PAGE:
In the light of the upcoming German Presidency in the Council of the European Union, the ETF has addressed a letter to Andreas Scheuer, Germany’s Minister of Transport and Digital Infrastructure. We pinpoint the issues in the transport sector that are currently of the utmost urgency in the context of the COVID-19 crisis as well as outline our priorities for the future EU transport policy. Together with our German affiliates ver.di and EVG, we are looking forward to cooperating with Germany’s Minister of Transport and Digital Infrastructure in view of Germany’s presidency.
General Transport Policy
During the German Presidency of the EU, the Commission will present the new sustainable and smart mobility strategy. While we are awaiting a decision from the Commission on whether the schedule for this policy will be kept as planned for the third quarter of 2020, we believe that the main concern at this stage should be to allow the necessary time for a thorough consultation of stakeholders and the Member States.
As the COVID-19 crisis is showing, there are deep cracks in the foundations of the transport sector, and the new EU transport strategy should be able to repair them. The ETF has been advocating for years the need for fairer transport that internalises both environmental and social costs. Acting to establish a fair price for transport is a key element to deter social dumping practices, to set a level playing field between transport modes, and possibly a move towards increased environmental sustainability.
We believe that acting on pricing in transport and focussing on the social dimension rather than pushing for the increased competition should be the founding pillars of the new EU transport policy, especially in the aftermath of the COVID-19 crisis.
In this respect, a robust strategy to boost railways and public transport will be more important than ever. The implications that social distancing policies may have on these sectors must be addressed also at this stage. We have already expressed our appreciation for the Commission’s proposal to make 2021 the European year of rail, which will hopefully be adopted by the Council and the Parliament. Workers and working conditions will have to be at the heart of this initiative.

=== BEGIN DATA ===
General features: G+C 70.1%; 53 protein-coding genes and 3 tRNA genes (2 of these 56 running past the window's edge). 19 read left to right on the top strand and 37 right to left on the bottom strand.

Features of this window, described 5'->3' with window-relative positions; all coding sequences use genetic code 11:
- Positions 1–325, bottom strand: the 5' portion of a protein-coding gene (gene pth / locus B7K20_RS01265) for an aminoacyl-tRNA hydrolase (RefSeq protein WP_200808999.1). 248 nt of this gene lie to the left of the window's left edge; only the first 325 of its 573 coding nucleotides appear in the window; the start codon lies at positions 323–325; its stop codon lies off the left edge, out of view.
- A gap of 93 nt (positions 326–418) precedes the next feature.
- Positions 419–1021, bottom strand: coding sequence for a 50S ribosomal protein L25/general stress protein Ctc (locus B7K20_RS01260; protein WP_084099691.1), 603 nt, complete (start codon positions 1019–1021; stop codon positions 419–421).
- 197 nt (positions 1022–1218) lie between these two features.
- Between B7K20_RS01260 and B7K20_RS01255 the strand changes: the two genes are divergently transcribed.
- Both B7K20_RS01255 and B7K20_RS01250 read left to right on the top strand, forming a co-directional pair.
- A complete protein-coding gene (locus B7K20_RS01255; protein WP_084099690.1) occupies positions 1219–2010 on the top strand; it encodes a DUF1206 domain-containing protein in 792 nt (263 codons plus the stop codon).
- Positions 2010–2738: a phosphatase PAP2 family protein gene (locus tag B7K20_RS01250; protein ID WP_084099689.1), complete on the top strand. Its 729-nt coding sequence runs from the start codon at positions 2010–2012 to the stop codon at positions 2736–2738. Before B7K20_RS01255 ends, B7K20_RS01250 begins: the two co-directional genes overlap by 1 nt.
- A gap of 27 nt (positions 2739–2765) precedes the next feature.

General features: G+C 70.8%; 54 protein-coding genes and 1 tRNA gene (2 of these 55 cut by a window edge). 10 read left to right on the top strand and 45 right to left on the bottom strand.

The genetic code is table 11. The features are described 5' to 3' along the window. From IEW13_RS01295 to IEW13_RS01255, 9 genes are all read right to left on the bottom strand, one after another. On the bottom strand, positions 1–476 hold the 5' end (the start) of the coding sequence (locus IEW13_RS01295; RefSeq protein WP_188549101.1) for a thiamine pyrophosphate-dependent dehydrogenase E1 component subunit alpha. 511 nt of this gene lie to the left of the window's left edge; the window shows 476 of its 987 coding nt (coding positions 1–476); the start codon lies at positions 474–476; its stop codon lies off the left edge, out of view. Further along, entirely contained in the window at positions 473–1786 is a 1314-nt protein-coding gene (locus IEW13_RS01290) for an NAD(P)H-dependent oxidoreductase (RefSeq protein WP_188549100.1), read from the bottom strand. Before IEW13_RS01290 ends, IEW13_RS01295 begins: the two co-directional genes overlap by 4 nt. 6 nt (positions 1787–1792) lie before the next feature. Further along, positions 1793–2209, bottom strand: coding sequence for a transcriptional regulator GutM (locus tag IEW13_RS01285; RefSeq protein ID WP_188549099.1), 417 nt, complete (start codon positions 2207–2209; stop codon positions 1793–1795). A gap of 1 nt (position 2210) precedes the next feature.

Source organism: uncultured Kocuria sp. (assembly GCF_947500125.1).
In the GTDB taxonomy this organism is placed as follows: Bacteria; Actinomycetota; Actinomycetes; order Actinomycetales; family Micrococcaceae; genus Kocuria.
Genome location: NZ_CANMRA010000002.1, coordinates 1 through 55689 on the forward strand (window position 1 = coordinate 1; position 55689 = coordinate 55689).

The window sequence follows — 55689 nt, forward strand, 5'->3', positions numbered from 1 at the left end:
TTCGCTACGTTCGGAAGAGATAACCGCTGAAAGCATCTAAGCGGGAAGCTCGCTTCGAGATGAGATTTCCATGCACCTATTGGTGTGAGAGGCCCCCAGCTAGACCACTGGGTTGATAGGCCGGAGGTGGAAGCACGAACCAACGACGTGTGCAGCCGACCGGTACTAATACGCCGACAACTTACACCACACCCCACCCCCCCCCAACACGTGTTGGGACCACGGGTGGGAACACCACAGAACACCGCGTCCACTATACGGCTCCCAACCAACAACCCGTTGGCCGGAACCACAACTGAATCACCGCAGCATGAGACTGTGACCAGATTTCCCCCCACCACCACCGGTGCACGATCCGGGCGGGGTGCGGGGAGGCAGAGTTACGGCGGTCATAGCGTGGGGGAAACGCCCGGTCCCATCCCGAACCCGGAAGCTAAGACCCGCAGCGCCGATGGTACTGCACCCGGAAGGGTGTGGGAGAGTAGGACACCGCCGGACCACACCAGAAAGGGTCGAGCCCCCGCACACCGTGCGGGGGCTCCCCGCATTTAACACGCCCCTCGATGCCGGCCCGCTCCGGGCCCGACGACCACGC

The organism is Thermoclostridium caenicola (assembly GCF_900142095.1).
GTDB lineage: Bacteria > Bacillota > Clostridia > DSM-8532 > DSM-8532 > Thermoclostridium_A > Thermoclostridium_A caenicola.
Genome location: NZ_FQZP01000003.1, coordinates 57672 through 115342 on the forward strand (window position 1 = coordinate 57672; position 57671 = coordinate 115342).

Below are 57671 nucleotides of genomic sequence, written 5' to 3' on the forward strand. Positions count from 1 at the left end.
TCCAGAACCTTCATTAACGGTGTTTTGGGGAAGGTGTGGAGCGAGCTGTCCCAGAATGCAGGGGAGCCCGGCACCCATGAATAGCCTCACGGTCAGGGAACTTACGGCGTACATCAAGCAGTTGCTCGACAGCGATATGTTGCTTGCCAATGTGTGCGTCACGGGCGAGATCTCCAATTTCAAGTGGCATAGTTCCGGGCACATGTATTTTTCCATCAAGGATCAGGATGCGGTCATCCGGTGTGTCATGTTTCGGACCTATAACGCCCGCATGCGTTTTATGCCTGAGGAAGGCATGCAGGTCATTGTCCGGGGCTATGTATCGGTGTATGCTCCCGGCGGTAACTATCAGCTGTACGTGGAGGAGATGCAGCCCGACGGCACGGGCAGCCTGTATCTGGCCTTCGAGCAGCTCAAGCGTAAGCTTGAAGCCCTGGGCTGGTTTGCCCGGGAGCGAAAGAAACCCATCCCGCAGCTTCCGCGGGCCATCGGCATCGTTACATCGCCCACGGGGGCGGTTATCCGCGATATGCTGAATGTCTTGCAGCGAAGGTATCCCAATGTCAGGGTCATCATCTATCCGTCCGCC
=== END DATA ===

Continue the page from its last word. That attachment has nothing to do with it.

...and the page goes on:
The effects of COVID-19 crisis on aviation require a united answer at EU and global level. As outlined in a previous statement, these measures should focus on health & safety in the short term and the protection of salaries and jobs in the medium term. The aviation infrastructure, including workers, remains in place until the moment where operations restart after the crisis. To this end, the ETF has called upon the EU institutions to put in place a rescue plan specific to aviation, consisting of direct support for workers as well as conditional financial aid to aviation-sector companies. In this plan, any assistance to companies would be conditional upon adequate protection of their workforce.
COVID-19 crisis has proved that air traffic management services are a critical part of the aviation infrastructure. As such, they cannot be operated on a ‘market-based for-profit model’, as they will unlikely be able to withstand crises such as these without state intervention. Due to the approximate 90% drop in air traffic, ANSPs are also facing a severe cashflow problem. While we support the Eurocontrol initiative to advance some of the air navigation service charges, we are concerned that this is not enough as those loans will need to be reimbursed in the future. At the same time, we need emergency measures with regards to the performance scheme that governs navigation charges because it was never designed to deal with a crisis such as this.
Regarding, Single European Sky (SES), ETF believes that neither institutional actors nor stakeholders have the capacity to deal with such a complex file properly, and we are therefore calling for the postponement of the discussion until after the crisis.
We are calling for a concrete proposal is put forth to the Transport Council for political agreement regarding the designation of ports for safe and fast-track crew disembarkation and crew changes. A proposal is needed to ensure that maritime transport workers (including seafarers, fishers and inland waterways crewmembers) can be relieved and repatriated.
The Mobility Package must be adopted as soon as possible as the new rules guaranteed by this package will allow thousands of lorry drivers to see their families more often and will help restrain unfair competition that brings social dumping. Many drivers, employed via letterbox companies in one country and performing services in another, are left in the dark regarding applicable rules to their employment status. This is addressed by the package.
To view the priorities that we have outlined in full, you may download the letter at your right.